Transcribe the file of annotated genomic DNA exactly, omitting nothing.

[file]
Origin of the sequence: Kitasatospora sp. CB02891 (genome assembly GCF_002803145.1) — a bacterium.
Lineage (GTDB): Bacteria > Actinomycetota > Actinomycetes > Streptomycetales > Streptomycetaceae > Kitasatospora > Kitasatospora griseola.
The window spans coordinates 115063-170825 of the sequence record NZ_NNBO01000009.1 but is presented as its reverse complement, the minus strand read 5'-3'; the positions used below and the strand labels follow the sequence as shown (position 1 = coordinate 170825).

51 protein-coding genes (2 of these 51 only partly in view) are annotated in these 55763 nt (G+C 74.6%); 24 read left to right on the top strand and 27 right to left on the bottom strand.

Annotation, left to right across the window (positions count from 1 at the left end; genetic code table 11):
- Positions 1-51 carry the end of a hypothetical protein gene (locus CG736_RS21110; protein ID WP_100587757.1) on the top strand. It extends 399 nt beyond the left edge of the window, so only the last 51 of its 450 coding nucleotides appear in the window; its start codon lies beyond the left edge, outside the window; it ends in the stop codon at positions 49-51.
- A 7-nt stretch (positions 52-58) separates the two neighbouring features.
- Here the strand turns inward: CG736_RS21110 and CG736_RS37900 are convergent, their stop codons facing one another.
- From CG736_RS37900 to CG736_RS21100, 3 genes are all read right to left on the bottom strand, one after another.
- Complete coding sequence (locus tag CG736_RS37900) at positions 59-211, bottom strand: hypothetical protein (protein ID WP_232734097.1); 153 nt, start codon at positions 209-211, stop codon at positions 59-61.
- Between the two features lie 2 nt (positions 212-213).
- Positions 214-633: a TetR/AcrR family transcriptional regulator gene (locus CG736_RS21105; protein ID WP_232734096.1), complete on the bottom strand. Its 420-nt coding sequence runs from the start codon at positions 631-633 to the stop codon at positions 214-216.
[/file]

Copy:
Origin of the sequence: Kitasatospora sp. CB02891 (genome assembly GCF_002803145.1) — a bacterium.
Lineage (GTDB): Bacteria > Actinomycetota > Actinomycetes > Streptomycetales > Streptomycetaceae > Kitasatospora > Kitasatospora griseola.
The window spans coordinates 115063-170825 of the sequence record NZ_NNBO01000009.1 but is presented as its reverse complement, the minus strand read 5'-3'; the positions used below and the strand labels follow the sequence as shown (position 1 = coordinate 170825).

51 protein-coding genes (2 of these 51 only partly in view) are annotated in these 55763 nt (G+C 74.6%); 24 read left to right on the top strand and 27 right to left on the bottom strand.

Annotation, left to right across the window (positions count from 1 at the left end; genetic code table 11):
- Positions 1-51 carry the end of a hypothetical protein gene (locus CG736_RS21110; protein ID WP_100587757.1) on the top strand. It extends 399 nt beyond the left edge of the window, so only the last 51 of its 450 coding nucleotides appear in the window; its start codon lies beyond the left edge, outside the window; it ends in the stop codon at positions 49-51.
- A 7-nt stretch (positions 52-58) separates the two neighbouring features.
- Here the strand turns inward: CG736_RS21110 and CG736_RS37900 are convergent, their stop codons facing one another.
- From CG736_RS37900 to CG736_RS21100, 3 genes are all read right to left on the bottom strand, one after another.
- Complete coding sequence (locus tag CG736_RS37900) at positions 59-211, bottom strand: hypothetical protein (protein ID WP_232734097.1); 153 nt, start codon at positions 209-211, stop codon at positions 59-61.
- Between the two features lie 2 nt (positions 212-213).
- Positions 214-633: a TetR/AcrR family transcriptional regulator gene (locus CG736_RS21105; protein ID WP_232734096.1), complete on the bottom strand. Its 420-nt coding sequence runs from the start codon at positions 631-633 to the stop codon at positions 214-216.